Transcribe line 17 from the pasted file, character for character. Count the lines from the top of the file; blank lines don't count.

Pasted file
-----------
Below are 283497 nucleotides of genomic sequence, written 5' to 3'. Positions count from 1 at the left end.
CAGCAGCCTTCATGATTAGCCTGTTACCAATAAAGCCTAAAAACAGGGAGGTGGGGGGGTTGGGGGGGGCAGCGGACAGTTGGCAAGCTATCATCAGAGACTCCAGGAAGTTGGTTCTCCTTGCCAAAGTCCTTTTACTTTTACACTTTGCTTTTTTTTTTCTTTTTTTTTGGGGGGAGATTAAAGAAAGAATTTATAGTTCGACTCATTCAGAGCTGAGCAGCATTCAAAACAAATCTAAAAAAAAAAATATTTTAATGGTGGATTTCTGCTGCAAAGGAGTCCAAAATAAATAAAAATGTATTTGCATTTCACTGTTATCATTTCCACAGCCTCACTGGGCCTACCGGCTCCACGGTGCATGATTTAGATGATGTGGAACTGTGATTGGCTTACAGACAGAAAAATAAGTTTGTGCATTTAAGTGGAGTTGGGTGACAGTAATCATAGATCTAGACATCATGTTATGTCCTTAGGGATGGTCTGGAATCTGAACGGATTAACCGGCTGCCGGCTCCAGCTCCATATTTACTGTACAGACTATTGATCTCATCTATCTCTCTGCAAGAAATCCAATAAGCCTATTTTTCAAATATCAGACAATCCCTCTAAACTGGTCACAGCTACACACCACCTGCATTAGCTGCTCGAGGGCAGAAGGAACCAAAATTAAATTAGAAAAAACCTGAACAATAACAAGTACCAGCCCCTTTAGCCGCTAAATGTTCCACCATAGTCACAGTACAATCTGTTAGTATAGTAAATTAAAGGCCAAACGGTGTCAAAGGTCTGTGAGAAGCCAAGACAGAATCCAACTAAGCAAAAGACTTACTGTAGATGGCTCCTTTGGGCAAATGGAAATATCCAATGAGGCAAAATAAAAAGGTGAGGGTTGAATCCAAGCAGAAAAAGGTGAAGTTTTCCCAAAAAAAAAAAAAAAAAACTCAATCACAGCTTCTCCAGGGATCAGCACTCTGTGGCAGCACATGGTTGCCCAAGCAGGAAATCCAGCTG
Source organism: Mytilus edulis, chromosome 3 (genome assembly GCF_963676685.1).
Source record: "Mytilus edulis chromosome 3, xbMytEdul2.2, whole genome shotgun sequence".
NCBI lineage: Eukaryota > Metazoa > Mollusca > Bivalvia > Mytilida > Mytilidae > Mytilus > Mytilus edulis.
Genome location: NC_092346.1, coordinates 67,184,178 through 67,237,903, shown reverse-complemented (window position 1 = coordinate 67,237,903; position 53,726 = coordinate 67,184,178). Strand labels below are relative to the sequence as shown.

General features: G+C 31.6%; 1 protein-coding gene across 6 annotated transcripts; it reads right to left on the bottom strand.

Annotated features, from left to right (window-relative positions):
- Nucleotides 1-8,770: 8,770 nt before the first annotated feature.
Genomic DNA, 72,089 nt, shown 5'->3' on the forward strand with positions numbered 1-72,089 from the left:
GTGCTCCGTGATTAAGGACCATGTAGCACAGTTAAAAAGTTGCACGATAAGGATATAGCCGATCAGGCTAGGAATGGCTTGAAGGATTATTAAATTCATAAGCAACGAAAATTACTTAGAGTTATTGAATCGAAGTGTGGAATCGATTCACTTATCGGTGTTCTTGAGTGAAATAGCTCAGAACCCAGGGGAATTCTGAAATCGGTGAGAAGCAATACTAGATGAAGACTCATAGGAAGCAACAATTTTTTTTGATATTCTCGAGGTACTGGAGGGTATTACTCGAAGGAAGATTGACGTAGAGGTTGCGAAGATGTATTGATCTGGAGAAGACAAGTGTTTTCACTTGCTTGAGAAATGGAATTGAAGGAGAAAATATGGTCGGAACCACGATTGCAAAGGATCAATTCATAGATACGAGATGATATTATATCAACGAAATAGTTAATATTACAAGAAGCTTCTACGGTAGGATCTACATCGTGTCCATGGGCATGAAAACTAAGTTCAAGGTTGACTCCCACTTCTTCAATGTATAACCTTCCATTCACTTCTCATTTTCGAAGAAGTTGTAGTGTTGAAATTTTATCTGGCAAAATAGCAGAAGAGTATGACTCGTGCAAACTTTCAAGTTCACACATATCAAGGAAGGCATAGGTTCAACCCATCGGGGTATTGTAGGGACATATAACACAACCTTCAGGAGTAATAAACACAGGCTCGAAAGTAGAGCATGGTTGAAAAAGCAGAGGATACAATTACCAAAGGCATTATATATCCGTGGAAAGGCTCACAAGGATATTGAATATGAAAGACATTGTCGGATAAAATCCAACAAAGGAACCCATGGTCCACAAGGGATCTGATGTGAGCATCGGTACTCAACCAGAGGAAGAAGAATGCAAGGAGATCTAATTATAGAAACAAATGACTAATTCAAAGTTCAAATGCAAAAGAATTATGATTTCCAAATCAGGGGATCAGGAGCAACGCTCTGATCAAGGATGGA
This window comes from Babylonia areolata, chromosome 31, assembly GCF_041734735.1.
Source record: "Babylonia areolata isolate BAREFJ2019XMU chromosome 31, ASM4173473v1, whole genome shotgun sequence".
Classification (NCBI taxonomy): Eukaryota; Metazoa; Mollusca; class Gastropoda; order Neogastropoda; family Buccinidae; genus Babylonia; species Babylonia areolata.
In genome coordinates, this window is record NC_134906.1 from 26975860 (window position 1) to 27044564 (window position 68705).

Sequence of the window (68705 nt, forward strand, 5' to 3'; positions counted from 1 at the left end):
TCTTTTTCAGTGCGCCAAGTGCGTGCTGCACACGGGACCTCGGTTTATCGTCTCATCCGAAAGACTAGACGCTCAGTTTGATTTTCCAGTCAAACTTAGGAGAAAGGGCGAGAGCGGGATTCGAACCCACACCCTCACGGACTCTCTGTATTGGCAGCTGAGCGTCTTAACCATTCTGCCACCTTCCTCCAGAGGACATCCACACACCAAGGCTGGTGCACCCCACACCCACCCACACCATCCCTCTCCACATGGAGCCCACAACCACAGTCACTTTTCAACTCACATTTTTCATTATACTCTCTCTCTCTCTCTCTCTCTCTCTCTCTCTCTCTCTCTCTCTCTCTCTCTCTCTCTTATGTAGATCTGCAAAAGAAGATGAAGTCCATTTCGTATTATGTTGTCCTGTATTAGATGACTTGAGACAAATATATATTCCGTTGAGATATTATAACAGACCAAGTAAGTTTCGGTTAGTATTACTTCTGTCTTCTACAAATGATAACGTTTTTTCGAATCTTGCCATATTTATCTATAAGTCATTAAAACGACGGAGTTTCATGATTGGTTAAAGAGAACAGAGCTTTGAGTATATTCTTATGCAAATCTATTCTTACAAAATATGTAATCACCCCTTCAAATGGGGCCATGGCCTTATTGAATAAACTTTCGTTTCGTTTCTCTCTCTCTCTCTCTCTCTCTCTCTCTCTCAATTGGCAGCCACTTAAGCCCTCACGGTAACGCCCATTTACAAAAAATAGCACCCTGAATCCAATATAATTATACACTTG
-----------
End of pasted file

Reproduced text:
TCTTTTTCAGTGCGCCAAGTGCGTGCTGCACACGGGACCTCGGTTTATCGTCTCATCCGAAAGACTAGACGCTCAGTTTGATTTTCCAGTCAAACTTAGGAGAAAGGGCGAGAGCGGGATTCGAACCCACACCCTCACGGACTCTCTGTATTGGCAGCTGAGCGTCTTAACCATTCTGCCACCTTCCTCCAGAGGACATCCACACACCAAGGCTGGTGCACCCCACACCCACCCACACCATCCCTCTCCACATGGAGCCCACAACCACAGTCACTTTTCAACTCACATTTTTCATTATACTCTCTCTCTCTCTCTCTCTCTCTCTCTCTCTCTCTCTCTCTCTCTCTCTCTCTCTCTTATGTAGATCTGCAAAAGAAGATGAAGTCCATTTCGTATTATGTTGTCCTGTATTAGATGACTTGAGACAAATATATATTCCGTTGAGATATTATAACAGACCAAGTAAGTTTCGGTTAGTATTACTTCTGTCTTCTACAAATGATAACGTTTTTTCGAATCTTGCCATATTTATCTATAAGTCATTAAAACGACGGAGTTTCATGATTGGTTAAAGAGAACAGAGCTTTGAGTATATTCTTATGCAAATCTATTCTTACAAAATATGTAATCACCCCTTCAAATGGGGCCATGGCCTTATTGAATAAACTTTCGTTTCGTTTCTCTCTCTCTCTCTCTCTCTCTCTCTCTCTCAATTGGCAGCCACTTAAGCCCTCACGGTAACGCCCATTTACAAAAAATAGCACCCTGAATCCAATATAATTATACACTTG